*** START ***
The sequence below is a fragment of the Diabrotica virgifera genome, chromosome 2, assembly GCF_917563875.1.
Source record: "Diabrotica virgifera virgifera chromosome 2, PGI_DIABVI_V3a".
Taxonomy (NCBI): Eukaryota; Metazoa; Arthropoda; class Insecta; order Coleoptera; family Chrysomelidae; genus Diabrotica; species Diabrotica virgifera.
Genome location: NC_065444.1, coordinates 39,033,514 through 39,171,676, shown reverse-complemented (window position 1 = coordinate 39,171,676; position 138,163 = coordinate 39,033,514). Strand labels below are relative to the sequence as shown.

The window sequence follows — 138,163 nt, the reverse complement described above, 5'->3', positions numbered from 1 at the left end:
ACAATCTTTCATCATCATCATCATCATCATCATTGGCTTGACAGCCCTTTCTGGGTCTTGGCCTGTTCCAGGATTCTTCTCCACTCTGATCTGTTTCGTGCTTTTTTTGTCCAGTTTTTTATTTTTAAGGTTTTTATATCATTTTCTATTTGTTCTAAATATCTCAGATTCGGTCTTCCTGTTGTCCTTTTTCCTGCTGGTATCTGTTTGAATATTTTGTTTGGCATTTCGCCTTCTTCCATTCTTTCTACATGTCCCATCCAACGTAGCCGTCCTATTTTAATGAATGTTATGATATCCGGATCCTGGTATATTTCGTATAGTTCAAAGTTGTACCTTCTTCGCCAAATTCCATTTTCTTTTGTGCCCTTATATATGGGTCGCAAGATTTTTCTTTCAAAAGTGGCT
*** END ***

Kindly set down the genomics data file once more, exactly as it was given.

The sequence below is a fragment of the Diabrotica virgifera genome, chromosome 2, assembly GCF_917563875.1.
Source record: "Diabrotica virgifera virgifera chromosome 2, PGI_DIABVI_V3a".
Taxonomy (NCBI): Eukaryota; Metazoa; Arthropoda; class Insecta; order Coleoptera; family Chrysomelidae; genus Diabrotica; species Diabrotica virgifera.
Genome location: NC_065444.1, coordinates 39,033,514 through 39,171,676, shown reverse-complemented (window position 1 = coordinate 39,171,676; position 138,163 = coordinate 39,033,514). Strand labels below are relative to the sequence as shown.

The window sequence follows — 138,163 nt, the reverse complement described above, 5'->3', positions numbered from 1 at the left end:
ACAATCTTTCATCATCATCATCATCATCATCATTGGCTTGACAGCCCTTTCTGGGTCTTGGCCTGTTCCAGGATTCTTCTCCACTCTGATCTGTTTCGTGCTTTTTTTGTCCAGTTTTTTATTTTTAAGGTTTTTATATCATTTTCTATTTGTTCTAAATATCTCAGATTCGGTCTTCCTGTTGTCCTTTTTCCTGCTGGTATCTGTTTGAATATTTTGTTTGGCATTTCGCCTTCTTCCATTCTTTCTACATGTCCCATCCAACGTAGCCGTCCTATTTTAATGAATGTTATGATATCCGGATCCTGGTATATTTCGTATAGTTCAAAGTTGTACCTTCTTCGCCAAATTCCATTTTCTTTTGTGCCCTTATATATGGGTCGCAAGATTTTTCTTTCAAAAGTGGCT